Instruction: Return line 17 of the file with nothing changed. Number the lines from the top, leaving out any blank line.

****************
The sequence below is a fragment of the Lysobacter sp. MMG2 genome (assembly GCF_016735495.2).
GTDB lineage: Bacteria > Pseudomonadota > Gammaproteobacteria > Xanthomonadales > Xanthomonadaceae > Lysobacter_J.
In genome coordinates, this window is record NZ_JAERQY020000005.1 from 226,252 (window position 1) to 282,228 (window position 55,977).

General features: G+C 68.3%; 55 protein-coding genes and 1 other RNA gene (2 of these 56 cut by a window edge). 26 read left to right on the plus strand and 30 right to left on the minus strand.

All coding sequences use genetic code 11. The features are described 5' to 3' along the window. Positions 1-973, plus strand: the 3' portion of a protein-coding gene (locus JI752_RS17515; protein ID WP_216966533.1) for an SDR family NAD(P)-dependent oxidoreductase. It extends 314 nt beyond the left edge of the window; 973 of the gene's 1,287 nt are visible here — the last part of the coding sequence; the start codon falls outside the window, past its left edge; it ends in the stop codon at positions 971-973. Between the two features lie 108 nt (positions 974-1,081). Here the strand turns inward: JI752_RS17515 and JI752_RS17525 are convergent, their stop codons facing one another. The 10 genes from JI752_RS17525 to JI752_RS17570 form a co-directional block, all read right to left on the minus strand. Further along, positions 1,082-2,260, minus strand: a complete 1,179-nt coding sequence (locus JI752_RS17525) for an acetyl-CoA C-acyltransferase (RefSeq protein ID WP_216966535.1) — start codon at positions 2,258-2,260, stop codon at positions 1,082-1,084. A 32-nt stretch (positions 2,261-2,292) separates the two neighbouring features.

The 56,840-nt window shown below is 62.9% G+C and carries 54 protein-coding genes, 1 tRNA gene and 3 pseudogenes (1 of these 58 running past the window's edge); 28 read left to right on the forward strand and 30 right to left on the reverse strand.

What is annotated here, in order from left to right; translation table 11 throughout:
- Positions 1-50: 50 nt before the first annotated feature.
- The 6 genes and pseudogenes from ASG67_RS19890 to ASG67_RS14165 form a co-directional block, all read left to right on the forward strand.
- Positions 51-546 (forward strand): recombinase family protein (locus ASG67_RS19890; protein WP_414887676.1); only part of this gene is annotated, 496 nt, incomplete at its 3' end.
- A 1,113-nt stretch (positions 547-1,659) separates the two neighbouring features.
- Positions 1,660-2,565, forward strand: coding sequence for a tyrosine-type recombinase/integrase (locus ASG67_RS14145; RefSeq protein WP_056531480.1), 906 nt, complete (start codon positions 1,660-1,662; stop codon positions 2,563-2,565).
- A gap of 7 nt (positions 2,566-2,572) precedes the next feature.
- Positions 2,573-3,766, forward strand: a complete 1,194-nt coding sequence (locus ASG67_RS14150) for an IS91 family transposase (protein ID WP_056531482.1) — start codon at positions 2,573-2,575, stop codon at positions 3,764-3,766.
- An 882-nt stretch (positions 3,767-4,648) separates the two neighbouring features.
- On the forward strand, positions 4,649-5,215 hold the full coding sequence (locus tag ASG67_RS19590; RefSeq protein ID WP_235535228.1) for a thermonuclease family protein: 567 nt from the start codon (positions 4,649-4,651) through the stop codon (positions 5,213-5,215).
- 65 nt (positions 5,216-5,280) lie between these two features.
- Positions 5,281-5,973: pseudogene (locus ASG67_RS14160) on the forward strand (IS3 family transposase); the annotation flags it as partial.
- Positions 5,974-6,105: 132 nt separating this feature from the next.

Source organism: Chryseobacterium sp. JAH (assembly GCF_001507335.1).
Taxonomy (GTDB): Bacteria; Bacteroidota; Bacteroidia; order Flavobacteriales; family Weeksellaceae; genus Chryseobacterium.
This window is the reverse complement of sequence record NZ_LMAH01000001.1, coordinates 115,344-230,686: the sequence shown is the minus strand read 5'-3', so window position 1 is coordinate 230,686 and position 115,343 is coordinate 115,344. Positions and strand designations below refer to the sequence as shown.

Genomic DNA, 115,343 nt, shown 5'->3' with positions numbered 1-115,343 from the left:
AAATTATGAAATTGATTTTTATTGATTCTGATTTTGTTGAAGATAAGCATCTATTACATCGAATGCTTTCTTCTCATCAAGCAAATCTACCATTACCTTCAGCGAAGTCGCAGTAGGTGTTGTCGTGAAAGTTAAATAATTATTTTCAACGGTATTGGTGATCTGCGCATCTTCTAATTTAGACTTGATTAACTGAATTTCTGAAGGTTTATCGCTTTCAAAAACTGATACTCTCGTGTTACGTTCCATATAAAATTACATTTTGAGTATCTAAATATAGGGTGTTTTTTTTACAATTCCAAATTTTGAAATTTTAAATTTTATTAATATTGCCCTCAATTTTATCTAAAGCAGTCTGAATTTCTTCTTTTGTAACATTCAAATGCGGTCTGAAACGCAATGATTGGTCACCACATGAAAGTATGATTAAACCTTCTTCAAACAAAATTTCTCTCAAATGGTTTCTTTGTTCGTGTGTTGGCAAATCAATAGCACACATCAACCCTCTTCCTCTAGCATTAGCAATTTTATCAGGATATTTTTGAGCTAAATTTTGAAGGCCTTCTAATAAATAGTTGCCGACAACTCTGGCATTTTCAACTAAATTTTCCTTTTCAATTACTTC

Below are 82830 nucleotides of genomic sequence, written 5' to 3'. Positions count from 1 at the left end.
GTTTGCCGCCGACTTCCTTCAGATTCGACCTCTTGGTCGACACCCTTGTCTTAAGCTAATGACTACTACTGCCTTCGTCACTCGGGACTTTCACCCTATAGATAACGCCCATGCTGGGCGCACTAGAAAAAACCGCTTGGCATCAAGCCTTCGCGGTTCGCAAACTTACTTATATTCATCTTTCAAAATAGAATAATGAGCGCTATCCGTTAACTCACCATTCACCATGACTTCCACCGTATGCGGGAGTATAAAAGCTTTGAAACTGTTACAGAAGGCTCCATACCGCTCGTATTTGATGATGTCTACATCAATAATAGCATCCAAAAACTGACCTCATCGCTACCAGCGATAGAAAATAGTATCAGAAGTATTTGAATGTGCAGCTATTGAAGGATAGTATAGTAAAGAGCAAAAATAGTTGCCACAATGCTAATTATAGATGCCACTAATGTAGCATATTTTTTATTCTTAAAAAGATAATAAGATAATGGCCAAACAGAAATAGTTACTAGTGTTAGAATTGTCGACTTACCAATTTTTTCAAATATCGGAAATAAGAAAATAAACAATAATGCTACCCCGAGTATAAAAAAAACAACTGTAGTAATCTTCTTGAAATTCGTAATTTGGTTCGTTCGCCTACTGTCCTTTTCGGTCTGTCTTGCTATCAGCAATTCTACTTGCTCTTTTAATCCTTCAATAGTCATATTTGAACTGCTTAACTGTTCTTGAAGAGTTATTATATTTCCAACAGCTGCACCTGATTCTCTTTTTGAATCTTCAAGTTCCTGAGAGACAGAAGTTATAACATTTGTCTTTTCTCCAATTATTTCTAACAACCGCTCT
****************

- 65 nt (positions 5,216-5,280) lie between these two features.